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Title: Sexual offences and young complainers : sexuality, character and consent
Author: Burman, Michèle
Awarding Body: University of Edinburgh
Current Institution: University of Edinburgh
Date of Award: 1996
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This is an empirical research study of contemporary court room practices in Scottish sexual offence cases where the complainer is a young female under the age of 17 years old. The data was collected primarily by means of incourt observation of 94 sexual offence cases heard in courts across Scotland over a three year period. The data includes both contested criminal trials where evidence was led, and also 'guilty plea' cases where the accused pleaded guilty in advance of a trial and no evidence was led, but where there was a plea in mitigation by the defence on behalf of the accused. This study explores how the question of young female sexuality is perceived in the court room. Sexual offence cases involving young complainers constitute a key site for investigating a series of ambivalences about the sexuality of young women and girls, wherein it is simultaneously seen as a source of danger and a focus of protection. Specifically, the study is concerned with the use of sexual evidence. It describes the trial processes of examination and cross-examination, and the giving of evidence by young female complainers. In particular, it documents the ways in which sexual evidence is introduced by means of representations that draw on images of female sexuality. By so doing it shows the ways in which ideas about young female sexuality pervade the court room in the processing of sexual offence cases. In searching for the ideological basis of contemporary court room rhetoric in such cases, the study locates the late 19th century as a time when prevailing ideas about young female sexuality became incorporated into legislation which raised the female 'age of consent' and created a set of statutory sexual offences which, virtually unchanged, forms the cornerstone of contemporary sexual offence legislation in Scotland. In addition to documenting sexual evidence, the study is also concerned with the use to which such evidence is put in the trial. Centrally, it examines the relationship between the images of young female sexuality to the crucial legal questions of the relevance, admissibility and deployment of evidence, and the substantive elements of the sexual crimes and offences which are the subject of the criminal trial. Currently, Scottish legislation limits the use of sexual history and sexual character evidence concerning the complainer, unless such evidence is deemed relevant to issues in the trial and it is against this development that the use of such evidence is assessed.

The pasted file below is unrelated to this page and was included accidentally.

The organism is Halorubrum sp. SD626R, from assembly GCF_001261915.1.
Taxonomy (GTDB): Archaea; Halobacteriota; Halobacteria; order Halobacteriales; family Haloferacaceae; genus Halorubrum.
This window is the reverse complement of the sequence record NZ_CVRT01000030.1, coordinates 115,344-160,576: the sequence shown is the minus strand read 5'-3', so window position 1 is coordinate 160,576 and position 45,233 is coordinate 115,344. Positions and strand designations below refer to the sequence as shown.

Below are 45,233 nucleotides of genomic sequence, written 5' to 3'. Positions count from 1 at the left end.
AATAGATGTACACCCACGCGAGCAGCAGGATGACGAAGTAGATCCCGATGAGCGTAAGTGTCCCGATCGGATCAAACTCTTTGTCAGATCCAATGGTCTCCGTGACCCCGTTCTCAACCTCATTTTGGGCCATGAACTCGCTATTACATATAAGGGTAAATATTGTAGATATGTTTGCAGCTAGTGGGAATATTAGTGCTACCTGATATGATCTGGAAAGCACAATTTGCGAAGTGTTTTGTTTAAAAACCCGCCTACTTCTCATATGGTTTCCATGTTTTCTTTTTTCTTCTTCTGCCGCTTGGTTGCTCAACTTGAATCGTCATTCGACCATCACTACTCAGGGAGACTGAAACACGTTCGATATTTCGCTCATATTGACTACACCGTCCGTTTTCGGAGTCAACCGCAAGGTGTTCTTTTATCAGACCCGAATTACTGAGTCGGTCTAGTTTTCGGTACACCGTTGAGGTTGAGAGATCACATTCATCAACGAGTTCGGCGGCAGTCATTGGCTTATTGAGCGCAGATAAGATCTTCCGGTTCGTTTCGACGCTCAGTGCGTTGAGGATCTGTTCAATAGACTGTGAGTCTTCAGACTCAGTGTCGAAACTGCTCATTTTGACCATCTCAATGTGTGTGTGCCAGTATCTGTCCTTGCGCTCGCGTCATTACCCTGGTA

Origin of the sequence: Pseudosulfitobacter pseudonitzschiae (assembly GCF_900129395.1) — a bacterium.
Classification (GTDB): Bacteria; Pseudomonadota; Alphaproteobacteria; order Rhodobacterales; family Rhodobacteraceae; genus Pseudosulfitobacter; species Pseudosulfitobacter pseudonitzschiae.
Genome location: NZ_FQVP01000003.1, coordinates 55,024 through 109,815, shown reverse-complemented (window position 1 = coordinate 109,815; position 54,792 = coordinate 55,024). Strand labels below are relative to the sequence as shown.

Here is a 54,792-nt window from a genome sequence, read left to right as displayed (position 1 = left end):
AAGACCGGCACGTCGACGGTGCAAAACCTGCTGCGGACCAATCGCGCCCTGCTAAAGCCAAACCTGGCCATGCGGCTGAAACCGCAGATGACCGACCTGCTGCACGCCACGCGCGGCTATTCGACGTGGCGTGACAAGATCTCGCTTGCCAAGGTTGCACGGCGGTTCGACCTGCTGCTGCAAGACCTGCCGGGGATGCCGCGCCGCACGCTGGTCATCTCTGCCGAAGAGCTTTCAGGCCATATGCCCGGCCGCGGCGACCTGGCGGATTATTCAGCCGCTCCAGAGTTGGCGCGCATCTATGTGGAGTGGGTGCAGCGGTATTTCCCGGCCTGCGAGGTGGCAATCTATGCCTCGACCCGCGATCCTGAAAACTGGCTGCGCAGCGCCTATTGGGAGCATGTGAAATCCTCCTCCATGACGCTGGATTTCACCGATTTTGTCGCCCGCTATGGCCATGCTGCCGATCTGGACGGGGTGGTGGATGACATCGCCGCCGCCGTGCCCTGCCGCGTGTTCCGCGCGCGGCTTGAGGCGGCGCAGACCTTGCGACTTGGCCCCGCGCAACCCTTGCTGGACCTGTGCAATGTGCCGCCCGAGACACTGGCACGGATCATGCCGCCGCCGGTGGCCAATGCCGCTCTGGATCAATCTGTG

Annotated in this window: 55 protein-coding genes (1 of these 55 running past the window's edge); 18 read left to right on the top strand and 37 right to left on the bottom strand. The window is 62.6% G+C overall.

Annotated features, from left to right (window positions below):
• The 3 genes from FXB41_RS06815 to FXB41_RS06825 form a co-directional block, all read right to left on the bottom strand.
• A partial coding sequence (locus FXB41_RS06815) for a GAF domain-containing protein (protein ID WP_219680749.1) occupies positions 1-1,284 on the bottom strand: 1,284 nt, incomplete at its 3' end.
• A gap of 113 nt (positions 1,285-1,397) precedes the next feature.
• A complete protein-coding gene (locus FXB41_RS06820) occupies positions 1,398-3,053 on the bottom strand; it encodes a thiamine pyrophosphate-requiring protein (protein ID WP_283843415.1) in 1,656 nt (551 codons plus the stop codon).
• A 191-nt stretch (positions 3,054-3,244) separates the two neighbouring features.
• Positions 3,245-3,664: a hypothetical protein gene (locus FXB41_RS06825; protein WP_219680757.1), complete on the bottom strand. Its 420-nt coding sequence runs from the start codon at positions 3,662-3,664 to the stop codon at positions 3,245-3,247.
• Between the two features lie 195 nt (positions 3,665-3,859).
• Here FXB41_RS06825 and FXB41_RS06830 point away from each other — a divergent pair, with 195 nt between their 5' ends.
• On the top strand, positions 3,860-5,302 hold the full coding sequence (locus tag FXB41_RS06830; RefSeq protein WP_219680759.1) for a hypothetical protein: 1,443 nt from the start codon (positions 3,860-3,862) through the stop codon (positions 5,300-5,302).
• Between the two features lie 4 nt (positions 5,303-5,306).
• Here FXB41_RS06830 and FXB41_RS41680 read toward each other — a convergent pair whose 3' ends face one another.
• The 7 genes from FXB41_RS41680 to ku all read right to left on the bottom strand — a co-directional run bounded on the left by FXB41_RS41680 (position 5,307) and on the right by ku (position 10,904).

Supervisor: Not available Sponsor: Not available
Qualification Name: Thesis (Ph.D.) Qualification Level: Doctoral
EThOS ID:  DOI: Not available